That first winter at Dalhousie Township, the school teacher hired and brought over by the name of George Richmond, died when a tree fell on him. His was the first death in the Dalhousie settlement (“The Lanark Society Settlers” by Carol Bennett p. 16). I believe that this is the teaching position that William Hood took over. William had had two years of college before emigrating to Scotland. The school house was located at an intersection called Hood’s Corner. The school is still standing today, but is a private residence. The Common School Report for 1827 (From the Journal of Assembly of Upper Canada – 1828) shows WIlliam Hood as one of six teachers in Dalhousie Township. William had 12 boys and 10 girls in his classroom.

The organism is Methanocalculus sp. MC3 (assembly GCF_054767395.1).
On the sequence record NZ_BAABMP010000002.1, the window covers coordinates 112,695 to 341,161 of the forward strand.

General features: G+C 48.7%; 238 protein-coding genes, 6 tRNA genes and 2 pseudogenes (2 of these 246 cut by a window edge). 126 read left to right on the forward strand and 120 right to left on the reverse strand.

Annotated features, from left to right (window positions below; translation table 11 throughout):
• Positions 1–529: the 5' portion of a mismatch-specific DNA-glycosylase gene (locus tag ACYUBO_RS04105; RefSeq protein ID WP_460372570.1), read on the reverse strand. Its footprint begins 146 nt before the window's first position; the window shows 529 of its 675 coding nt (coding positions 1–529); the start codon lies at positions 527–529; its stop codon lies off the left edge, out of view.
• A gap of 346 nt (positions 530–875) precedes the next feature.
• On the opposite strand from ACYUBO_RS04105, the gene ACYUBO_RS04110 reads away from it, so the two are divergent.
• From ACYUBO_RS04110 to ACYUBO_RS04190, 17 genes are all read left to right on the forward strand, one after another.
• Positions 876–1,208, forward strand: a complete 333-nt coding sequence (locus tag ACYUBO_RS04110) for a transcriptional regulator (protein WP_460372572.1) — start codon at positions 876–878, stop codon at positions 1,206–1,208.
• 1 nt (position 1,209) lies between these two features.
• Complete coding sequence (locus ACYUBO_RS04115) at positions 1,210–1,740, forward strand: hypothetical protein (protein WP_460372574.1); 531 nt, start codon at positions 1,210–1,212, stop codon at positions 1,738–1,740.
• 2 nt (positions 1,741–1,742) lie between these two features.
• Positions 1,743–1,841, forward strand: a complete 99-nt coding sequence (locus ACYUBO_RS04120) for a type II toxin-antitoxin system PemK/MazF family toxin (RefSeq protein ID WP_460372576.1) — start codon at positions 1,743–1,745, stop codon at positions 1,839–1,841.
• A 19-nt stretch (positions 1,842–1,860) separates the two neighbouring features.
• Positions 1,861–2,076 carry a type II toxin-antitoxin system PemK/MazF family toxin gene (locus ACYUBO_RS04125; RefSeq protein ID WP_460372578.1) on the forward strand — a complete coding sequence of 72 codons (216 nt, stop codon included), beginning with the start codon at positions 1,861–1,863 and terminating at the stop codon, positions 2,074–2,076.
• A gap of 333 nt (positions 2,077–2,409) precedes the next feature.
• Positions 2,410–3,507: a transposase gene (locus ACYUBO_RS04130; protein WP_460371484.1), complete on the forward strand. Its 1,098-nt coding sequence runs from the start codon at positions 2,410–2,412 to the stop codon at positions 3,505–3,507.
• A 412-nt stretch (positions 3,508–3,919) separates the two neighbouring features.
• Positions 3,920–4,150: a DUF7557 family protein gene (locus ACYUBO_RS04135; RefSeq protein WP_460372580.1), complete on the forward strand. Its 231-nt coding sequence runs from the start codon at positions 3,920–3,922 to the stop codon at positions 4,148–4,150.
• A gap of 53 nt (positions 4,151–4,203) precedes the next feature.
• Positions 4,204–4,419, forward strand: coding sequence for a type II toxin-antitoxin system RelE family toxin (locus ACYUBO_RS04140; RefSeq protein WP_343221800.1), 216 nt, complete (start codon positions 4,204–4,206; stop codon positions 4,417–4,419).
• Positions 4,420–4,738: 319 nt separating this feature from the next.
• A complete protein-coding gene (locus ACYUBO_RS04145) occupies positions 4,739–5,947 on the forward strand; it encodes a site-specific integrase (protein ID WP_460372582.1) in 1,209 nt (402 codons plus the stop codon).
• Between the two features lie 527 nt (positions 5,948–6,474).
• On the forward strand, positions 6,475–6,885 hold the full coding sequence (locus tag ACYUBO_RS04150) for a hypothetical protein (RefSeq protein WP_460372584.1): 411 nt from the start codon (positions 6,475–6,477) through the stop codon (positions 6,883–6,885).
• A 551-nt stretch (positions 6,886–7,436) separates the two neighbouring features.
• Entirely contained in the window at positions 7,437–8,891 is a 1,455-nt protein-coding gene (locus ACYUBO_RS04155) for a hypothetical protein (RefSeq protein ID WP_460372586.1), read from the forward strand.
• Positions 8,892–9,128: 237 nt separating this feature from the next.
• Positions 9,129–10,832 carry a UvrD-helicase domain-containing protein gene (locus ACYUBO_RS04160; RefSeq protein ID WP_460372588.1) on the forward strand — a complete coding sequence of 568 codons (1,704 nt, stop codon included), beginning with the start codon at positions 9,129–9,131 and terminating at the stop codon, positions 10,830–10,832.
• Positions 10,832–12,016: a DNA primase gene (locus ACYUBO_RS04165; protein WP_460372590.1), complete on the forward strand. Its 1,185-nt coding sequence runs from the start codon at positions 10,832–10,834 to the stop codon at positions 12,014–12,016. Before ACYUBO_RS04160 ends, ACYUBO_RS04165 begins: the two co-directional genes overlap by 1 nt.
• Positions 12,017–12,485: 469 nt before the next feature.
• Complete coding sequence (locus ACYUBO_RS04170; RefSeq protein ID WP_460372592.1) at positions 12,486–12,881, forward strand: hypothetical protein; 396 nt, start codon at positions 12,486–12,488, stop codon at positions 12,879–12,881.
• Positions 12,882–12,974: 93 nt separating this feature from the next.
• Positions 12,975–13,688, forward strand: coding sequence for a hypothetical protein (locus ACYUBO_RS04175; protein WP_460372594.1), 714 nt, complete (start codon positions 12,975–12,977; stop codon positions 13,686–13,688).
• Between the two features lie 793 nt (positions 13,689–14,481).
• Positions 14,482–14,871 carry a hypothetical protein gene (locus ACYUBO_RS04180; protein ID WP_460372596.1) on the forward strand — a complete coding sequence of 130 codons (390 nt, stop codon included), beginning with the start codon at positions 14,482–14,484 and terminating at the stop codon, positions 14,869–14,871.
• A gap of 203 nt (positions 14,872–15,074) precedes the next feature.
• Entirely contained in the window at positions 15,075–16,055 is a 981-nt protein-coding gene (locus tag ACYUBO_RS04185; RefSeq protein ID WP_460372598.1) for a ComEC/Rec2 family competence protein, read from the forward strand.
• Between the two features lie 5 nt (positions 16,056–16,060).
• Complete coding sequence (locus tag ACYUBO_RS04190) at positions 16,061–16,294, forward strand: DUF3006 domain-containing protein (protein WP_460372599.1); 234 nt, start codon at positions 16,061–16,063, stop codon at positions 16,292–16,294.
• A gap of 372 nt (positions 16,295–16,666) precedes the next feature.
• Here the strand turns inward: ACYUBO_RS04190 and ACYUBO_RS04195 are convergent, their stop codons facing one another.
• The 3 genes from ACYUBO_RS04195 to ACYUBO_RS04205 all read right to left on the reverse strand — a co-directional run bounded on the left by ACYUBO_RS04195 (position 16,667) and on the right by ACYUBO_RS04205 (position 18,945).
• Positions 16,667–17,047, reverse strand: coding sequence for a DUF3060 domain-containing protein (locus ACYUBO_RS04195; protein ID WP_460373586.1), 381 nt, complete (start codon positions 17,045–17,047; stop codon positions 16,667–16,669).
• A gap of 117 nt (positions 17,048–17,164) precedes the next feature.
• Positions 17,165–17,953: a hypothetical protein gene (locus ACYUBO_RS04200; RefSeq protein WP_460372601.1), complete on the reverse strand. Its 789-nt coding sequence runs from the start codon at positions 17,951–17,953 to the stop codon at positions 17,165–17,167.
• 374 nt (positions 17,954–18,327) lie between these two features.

William and Martha had a large family of ten children, although many of their children moved to western Ontario where the land was better for farming. The soil in Dalhousie Township was quite rocky, and making a living as a farmer proved to be difficult. Their oldest child was Marion who was born in 1826. Marion married John Baird and is buried at Hopetown Cemetery, Lanark County. James came next, born in February 1828. James moved to western Ontario and lived in several counties, but is buried at Harriston Cemetery, Minto Township, Wellington County. Elizabeth, born May 1, 1830, married Robert Ferguson and moved to Hay Township, Huron County. Martha married William Rodger on Apr. 22, 1856. She died on Feb. 20, 1917. William, born Aug. 5, 1834, was the first son to move to western Ontario. Per his diary, on his way west he stopped at Simcoe County to visit his grandfather James Hood. He also stopped at his aunt’s to visit Isabella who was not expected to live, plus other relatives in the area, before settling in Howick Township, Huron County. William died Apr. 1, 1922 and is buried at Clifford Cemetery, Huron County. Margaret, born in 1836, married Archibald Penman, and is buried at St. Andrew’s Cemetery at Watson’s Corner, Lanark County. Andrew, born in November 1837, also moved to Howick Township, Huron County, and lived and worked there as a farmer until 1902. Several of Andrew’s children had moved to North Dakota, so Andrew, his wife, and two youngest children also relocated to North Dakota, where Andrew and his wife, Ann Scott, ran a boarding house in Devil’s Lake. Even though he died in North Dakota, Andrew and his wife are buried, per their request, at Harriston Cemetery, Minto Township, Wellington County. John, born in 1841, lived in many Ontario counties, but is buried at Huntsville, Chaffey Township, Muskoka District. Gemmill, born two years after John, died when he was only twenty. He had moved to Howick Township, Huron County, and died when a tree fell on him. David, the youngest child, born in 1846, also moved to western Ontario, but eventually settled in Duluth, Minnesota, where he was a successful builder.